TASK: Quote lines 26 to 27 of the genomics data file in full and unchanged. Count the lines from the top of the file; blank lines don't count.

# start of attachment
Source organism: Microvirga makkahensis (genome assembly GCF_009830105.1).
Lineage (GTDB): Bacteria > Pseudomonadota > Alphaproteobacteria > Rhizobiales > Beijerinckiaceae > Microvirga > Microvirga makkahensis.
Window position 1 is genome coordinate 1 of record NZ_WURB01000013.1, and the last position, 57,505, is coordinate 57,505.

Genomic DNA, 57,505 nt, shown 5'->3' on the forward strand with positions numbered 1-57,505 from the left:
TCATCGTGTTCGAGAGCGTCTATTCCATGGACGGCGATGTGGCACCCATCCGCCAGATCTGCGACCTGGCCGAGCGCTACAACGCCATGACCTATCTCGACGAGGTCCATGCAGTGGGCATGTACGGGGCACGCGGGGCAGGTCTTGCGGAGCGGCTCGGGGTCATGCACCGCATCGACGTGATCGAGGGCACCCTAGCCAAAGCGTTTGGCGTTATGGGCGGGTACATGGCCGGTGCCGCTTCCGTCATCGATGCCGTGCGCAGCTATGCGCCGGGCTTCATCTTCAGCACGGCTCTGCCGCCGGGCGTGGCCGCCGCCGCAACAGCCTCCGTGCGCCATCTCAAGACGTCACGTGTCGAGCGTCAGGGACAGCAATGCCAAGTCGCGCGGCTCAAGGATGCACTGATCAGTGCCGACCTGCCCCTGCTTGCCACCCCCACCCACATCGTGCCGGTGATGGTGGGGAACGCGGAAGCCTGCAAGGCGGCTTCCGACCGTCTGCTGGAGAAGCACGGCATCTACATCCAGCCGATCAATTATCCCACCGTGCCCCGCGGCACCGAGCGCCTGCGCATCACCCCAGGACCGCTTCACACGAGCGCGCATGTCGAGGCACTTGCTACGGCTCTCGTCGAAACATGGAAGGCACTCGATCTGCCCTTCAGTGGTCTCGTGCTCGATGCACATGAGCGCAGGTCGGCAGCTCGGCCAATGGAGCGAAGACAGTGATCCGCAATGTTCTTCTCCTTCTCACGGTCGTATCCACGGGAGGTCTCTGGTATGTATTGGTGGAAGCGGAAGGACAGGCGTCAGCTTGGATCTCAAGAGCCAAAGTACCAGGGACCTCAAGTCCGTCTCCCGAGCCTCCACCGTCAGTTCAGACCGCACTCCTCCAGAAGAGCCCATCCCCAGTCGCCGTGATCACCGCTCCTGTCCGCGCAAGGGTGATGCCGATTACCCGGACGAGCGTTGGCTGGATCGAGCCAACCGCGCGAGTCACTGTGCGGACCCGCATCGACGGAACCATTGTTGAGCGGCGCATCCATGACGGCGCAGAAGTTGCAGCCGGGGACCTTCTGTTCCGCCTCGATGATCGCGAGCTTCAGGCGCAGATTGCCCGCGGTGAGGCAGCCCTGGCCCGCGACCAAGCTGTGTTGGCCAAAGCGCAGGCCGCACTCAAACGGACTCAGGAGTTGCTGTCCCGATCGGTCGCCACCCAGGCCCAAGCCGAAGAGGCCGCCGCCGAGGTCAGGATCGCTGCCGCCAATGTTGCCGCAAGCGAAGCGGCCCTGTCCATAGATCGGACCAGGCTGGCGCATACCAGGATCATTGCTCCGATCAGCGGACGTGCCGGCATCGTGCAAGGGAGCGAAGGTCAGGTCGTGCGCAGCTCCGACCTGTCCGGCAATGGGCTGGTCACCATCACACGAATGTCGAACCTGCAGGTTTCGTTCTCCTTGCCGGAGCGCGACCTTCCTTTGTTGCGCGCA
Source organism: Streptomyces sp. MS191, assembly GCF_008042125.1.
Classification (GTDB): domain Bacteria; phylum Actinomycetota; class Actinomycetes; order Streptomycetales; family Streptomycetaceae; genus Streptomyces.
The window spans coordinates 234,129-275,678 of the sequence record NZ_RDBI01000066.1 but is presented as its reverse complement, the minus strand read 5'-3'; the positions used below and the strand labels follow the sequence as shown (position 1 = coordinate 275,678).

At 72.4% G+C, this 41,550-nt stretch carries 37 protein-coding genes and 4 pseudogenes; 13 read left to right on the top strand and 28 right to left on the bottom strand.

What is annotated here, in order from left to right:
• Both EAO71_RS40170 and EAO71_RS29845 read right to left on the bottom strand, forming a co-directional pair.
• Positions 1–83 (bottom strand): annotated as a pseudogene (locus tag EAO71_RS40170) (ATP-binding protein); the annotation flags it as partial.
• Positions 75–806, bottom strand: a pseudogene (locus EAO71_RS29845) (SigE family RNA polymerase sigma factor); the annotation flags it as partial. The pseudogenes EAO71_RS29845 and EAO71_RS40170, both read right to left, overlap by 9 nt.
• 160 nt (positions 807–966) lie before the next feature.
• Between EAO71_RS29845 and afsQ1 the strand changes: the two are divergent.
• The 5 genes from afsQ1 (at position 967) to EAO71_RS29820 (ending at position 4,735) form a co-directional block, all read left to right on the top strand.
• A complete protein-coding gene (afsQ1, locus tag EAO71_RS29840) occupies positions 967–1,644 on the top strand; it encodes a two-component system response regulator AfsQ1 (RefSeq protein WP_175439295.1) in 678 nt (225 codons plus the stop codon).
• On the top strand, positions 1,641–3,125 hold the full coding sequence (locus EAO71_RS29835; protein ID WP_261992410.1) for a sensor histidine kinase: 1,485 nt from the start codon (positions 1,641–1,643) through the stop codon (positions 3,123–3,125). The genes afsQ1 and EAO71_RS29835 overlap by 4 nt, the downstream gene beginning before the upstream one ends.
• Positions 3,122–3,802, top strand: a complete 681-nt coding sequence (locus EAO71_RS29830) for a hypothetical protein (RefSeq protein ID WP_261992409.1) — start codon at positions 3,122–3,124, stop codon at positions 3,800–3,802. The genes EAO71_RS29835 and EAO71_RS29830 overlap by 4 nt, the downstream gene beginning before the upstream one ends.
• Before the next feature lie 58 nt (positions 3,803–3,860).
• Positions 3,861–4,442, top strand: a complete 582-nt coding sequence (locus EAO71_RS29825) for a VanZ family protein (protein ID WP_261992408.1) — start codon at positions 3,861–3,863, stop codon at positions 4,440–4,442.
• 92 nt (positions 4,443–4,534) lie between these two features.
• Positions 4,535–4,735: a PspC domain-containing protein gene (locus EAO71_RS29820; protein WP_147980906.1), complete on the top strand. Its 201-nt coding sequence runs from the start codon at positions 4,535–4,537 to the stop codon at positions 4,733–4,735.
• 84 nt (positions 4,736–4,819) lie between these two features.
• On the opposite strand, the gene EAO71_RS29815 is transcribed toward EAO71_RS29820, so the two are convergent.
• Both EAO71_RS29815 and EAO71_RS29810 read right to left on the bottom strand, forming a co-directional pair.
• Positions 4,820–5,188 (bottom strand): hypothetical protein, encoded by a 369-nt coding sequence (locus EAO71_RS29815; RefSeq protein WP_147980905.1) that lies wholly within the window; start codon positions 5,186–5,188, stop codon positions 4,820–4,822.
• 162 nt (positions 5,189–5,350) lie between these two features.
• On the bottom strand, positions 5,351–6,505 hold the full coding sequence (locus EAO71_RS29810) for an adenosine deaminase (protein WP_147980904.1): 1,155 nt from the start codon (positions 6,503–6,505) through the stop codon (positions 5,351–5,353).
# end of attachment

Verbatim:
• Both EAO71_RS29815 and EAO71_RS29810 read right to left on the bottom strand, forming a co-directional pair.
• Positions 4,820–5,188 (bottom strand): hypothetical protein, encoded by a 369-nt coding sequence (locus EAO71_RS29815; RefSeq protein WP_147980905.1) that lies wholly within the window; start codon positions 5,186–5,188, stop codon positions 4,820–4,822.